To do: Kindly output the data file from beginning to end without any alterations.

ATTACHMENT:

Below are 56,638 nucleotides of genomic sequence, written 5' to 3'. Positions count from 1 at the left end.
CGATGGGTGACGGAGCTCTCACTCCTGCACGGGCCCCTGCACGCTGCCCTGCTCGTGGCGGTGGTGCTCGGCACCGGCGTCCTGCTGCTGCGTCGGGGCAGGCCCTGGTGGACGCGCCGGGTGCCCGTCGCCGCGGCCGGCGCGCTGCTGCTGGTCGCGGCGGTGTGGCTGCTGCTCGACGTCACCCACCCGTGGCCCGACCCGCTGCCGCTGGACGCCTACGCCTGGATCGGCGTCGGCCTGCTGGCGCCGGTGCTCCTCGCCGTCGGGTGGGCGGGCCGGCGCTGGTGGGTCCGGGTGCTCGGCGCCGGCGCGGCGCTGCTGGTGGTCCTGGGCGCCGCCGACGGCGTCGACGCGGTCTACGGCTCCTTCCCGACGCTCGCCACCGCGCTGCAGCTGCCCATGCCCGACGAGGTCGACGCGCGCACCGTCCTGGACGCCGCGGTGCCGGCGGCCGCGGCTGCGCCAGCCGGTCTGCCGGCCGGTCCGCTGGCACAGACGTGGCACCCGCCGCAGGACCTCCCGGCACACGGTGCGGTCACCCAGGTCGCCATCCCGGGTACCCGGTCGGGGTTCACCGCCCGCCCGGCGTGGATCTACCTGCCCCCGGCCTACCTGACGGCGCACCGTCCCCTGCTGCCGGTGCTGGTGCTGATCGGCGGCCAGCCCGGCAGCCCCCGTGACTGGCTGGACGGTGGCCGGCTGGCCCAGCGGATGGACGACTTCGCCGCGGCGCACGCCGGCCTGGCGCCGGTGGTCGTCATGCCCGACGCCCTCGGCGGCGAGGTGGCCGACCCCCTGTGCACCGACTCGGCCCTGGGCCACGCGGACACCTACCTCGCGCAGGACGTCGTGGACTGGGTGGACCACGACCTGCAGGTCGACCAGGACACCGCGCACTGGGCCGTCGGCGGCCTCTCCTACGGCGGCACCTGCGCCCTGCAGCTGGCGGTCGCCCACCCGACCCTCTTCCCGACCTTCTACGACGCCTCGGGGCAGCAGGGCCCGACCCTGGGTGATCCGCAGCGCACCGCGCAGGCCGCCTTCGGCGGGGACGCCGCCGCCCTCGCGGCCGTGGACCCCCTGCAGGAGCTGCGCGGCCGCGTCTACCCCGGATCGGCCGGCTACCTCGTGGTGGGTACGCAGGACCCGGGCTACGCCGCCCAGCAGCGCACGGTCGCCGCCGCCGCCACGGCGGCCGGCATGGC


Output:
Below are 56,638 nucleotides of genomic sequence, written 5' to 3'. Positions count from 1 at the left end.
CGATGGGTGACGGAGCTCTCACTCCTGCACGGGCCCCTGCACGCTGCCCTGCTCGTGGCGGTGGTGCTCGGCACCGGCGTCCTGCTGCTGCGTCGGGGCAGGCCCTGGTGGACGCGCCGGGTGCCCGTCGCCGCGGCCGGCGCGCTGCTGCTGGTCGCGGCGGTGTGGCTGCTGCTCGACGTCACCCACCCGTGGCCCGACCCGCTGCCGCTGGACGCCTACGCCTGGATCGGCGTCGGCCTGCTGGCGCCGGTGCTCCTCGCCGTCGGGTGGGCGGGCCGGCGCTGGTGGGTCCGGGTGCTCGGCGCCGGCGCGGCGCTGCTGGTGGTCCTGGGCGCCGCCGACGGCGTCGACGCGGTCTACGGCTCCTTCCCGACGCTCGCCACCGCGCTGCAGCTGCCCATGCCCGACGAGGTCGACGCGCGCACCGTCCTGGACGCCGCGGTGCCGGCGGCCGCGGCTGCGCCAGCCGGTCTGCCGGCCGGTCCGCTGGCACAGACGTGGCACCCGCCGCAGGACCTCCCGGCACACGGTGCGGTCACCCAGGTCGCCATCCCGGGTACCCGGTCGGGGTTCACCGCCCGCCCGGCGTGGATCTACCTGCCCCCGGCCTACCTGACGGCGCACCGTCCCCTGCTGCCGGTGCTGGTGCTGATCGGCGGCCAGCCCGGCAGCCCCCGTGACTGGCTGGACGGTGGCCGGCTGGCCCAGCGGATGGACGACTTCGCCGCGGCGCACGCCGGCCTGGCGCCGGTGGTCGTCATGCCCGACGCCCTCGGCGGCGAGGTGGCCGACCCCCTGTGCACCGACTCGGCCCTGGGCCACGCGGACACCTACCTCGCGCAGGACGTCGTGGACTGGGTGGACCACGACCTGCAGGTCGACCAGGACACCGCGCACTGGGCCGTCGGCGGCCTCTCCTACGGCGGCACCTGCGCCCTGCAGCTGGCGGTCGCCCACCCGACCCTCTTCCCGACCTTCTACGACGCCTCGGGGCAGCAGGGCCCGACCCTGGGTGATCCGCAGCGCACCGCGCAGGCCGCCTTCGGCGGGGACGCCGCCGCCCTCGCGGCCGTGGACCCCCTGCAGGAGCTGCGCGGCCGCGTCTACCCCGGATCGGCCGGCTACCTCGTGGTGGGTACGCAGGACCCGGGCTACGCCGCCCAGCAGCGCACGGTCGCCGCCGCCGCCACGGCGGCCGGCATGGC